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In tatter'd plight the Muses prompt my tongue,

While heart-wrung tears in doleful concert flow.

These still are true, nor fear a tyrant's frown,

These still, unaw'd, my lonely steps attend ; Pride of my soul, when youth and fortune shone!

In

age and grief their soothing aid they lend.

For, urg'd by grief, I feel the blight of Age;

His tyrant-hand hath seiz'd his feeble prey,

O'er my poor head he pours his hoary rage;

And my shrunk frame now trembles with decay.

Welcome is Death, when life is pain and care,

Who comes, invok'd, to stop the wretch's cries :

But ah ! too oft his ear rejects our pray’r,

Nor deigns his hand to close our weeping eyes.

Faithless,

Faithless, yet kind, when fortune smild serene,

Fate threaten’d then t' eclipse my noon-tide ray;

Now black’ning clouds deform the varied scene,

Life lingers still, with odious, dull delay.

Ah! is it bliss, when near ally'd to woe?

A shadowy joy so vainly could

ye call ?

Ah! is it bliss, which fortune can o'erthrow ?

Say, was he firm, who thus was doom'd to fall ?

FROM THE SAME.

LAS! in dark despondence lost,

Α'

By blasts of worldly passions tost,
Far from the light of truth astray,
His mind pursues her dreary way ;
His mind, which once could freely foar,

And heav'n's sublimest heights explore,

High as the bright-hair'd Sun’s abode,
Or paler Cynthia's starry road.

He view'd the wand'ring fires, that move

Amid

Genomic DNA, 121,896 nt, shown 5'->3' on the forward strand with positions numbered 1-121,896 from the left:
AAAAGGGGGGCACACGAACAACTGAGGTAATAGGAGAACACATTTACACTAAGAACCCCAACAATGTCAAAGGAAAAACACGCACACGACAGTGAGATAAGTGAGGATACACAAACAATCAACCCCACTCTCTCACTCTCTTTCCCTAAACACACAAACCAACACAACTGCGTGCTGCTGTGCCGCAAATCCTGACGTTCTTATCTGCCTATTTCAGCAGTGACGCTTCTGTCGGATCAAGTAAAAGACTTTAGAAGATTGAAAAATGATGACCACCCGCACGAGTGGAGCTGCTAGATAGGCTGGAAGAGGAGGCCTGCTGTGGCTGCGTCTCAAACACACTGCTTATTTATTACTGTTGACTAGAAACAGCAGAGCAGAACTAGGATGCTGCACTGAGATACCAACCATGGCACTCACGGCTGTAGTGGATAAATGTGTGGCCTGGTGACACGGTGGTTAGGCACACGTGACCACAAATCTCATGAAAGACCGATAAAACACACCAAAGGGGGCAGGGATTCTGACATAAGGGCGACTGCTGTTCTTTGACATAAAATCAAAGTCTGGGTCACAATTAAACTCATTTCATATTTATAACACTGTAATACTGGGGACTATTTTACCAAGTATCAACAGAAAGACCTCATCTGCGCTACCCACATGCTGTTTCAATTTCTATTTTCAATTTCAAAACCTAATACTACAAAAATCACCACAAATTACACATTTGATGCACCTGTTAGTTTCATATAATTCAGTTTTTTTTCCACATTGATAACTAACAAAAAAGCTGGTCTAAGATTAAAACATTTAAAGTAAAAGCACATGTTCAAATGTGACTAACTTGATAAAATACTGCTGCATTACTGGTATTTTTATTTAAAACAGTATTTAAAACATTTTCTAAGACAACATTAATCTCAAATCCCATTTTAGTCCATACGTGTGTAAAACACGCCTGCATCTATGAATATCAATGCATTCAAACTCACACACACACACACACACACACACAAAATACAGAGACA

yon azure fields above;

His skill, his great enlarged soul,

Knew by what fixed rules they roll.

Why o'er the regions of the deep

The winds with roaring fury sweep;
What unseen pow'r directs the ball,

What active spirit breathes thro' all;

Why on the eastern hills displays

The youthful Sun his morning rays ;

And, as he leaves the world to night,

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To know, and solve each latent cause,

With care he study'd nature's laws.

But now, no more he views the skies ;

His groveling soul inactive lies,

Of all her inward light bereav’d,

By sorrow's galling load enslav’d.

FROM

THE SAME.

THE

"HE man, whose days in peaceful currents flow,

Who scorns the smiles or frowns of fate,

Who looks unmov'd on either state,

Nor dreads the sad reverse, from high to low :

Not raging feas, when storms their billows roll,

Or all their frightful depths disclose,

Nor hot Vesuvius' lab’ring throes,

Nor Heaven's own flaming bolts can shake his soul.

Why Why should the wretch to ruthless tyrants kneel,

Whose pow'r can work so little harm?

Thou mayst their fiercest rage difarm,

If neither fears nor hopes thy bosom feel.

But he, whom hope transports, or fear appals,

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